The joint Federal Circuit brief from defendants CNET Media Inc, BuzzFeed Inc, Bloomberg LP and Imagine Learning LLC asserts that the company for which Nimitz is allegedly operating as a straw man, IP Edge, has secretly “directed the filing of thousands of cases by hundreds of patent-assertion entities in federal courts across the country,” without ever revealing itself as the litigation puppeteer.

Connolly nevertheless puzzled out the apparent links between IP Edge and a handful of shell companies, including Nimitz. His Nov. 30 order explains how he and his clerk did it.

I should point out here that IP Edge did not respond to my query. Nimitz counsel George Pazuniak of O’Kelly & O’Rourke declined to comment but told the Federal Circuit in a reply brief filed on Friday that his client has done nothing even “legally objectionable,” much less fraudulent.

Even if straw-man allegations from Connolly and the defendants were true, Nimitz told the appeals court, they amount to nothing more than “titillating gossip.” (The brief also denies that the allegations are true.)

The judge, meanwhile, said in this week’s order that his concern is broader than patent law or even third-party funding disclosures: He’s worried, he said, about whether companies secretly pulling the strings in patent cases are fraudulently abusing the judicial system. Connolly said his inherent authority to investigate such a potential abuse “cannot be seriously disputed.”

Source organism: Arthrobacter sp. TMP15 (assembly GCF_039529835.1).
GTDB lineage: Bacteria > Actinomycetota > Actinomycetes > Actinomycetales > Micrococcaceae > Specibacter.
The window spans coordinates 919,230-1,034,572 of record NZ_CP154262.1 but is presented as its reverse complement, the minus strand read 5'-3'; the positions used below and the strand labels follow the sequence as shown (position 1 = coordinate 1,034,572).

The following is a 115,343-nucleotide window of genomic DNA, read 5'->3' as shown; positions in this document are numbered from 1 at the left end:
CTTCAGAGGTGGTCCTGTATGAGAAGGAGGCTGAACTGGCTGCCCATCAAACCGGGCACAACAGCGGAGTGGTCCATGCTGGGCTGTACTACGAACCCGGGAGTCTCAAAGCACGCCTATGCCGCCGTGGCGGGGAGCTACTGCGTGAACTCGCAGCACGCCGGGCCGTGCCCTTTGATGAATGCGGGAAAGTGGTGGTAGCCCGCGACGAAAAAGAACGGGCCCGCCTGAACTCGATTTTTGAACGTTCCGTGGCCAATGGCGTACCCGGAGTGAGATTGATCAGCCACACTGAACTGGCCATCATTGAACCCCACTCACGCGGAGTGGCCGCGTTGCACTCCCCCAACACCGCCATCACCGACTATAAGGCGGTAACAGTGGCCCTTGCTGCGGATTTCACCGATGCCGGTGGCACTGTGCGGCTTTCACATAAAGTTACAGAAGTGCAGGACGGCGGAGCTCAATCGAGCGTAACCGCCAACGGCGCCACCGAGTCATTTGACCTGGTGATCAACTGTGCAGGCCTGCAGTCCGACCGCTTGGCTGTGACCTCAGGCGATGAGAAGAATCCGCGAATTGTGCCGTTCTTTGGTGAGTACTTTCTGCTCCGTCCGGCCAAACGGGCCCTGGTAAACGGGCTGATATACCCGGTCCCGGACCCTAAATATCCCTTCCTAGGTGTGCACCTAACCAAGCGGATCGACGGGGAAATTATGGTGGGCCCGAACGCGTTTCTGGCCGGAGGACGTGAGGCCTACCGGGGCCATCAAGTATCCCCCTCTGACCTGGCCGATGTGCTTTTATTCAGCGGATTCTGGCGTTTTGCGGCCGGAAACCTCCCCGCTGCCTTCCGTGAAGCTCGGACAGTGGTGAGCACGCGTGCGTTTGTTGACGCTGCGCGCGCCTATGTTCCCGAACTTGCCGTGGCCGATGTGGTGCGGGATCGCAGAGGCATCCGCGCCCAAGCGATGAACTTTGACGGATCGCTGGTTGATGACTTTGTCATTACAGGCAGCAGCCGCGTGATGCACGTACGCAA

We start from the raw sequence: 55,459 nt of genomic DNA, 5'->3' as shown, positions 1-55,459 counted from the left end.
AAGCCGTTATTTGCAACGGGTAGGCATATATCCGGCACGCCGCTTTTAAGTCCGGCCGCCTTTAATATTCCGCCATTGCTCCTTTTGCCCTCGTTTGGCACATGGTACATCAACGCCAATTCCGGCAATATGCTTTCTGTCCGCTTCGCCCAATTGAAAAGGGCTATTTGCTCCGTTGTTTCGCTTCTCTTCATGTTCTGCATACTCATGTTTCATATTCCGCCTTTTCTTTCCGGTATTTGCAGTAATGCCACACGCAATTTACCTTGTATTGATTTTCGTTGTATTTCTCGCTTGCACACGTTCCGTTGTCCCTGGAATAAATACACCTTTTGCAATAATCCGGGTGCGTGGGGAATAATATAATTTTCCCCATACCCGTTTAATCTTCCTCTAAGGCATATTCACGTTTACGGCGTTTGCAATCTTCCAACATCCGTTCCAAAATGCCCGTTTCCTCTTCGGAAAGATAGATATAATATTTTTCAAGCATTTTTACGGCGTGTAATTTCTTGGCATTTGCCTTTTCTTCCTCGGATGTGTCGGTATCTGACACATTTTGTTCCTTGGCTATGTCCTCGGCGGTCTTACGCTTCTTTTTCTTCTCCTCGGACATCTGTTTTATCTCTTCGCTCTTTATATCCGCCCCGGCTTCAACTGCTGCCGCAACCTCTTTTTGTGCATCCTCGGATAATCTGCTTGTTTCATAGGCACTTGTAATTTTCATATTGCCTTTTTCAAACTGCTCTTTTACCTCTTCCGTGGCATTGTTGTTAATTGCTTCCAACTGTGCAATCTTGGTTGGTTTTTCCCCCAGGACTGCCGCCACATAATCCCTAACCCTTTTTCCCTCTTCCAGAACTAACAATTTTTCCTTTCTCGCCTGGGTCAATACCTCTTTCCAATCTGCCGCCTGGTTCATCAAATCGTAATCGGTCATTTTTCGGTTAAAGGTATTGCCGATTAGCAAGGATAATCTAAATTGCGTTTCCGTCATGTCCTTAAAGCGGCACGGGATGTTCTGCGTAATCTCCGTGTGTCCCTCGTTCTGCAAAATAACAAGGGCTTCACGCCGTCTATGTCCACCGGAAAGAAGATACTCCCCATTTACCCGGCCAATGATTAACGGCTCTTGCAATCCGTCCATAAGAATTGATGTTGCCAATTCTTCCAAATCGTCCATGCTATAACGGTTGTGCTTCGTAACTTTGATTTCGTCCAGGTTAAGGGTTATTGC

The judge’s suspicions were first aroused, according to his order, in a patent case brought by a limited liability company with no apparent ties to Nimitz’s lawsuits. Inc, the defendant, told Connolly that it had found evidence – specifically an email in the patent's chain of ownership – suggesting that the purported plaintiff was associated with IP Edge.

At around the same time, a Delaware lawyer who was local counsel in scores of patent suits attempted to withdraw from several cases before Connolly. The judge said that lawyer offered inconsistent and incomplete answers to questions about his clients. Eventually, Connolly said, he and his clerk found apparent connections between those plaintiffs, the plaintiff in the Amazon case and Nimitz. (Connolly detailed their investigation in this week's order.)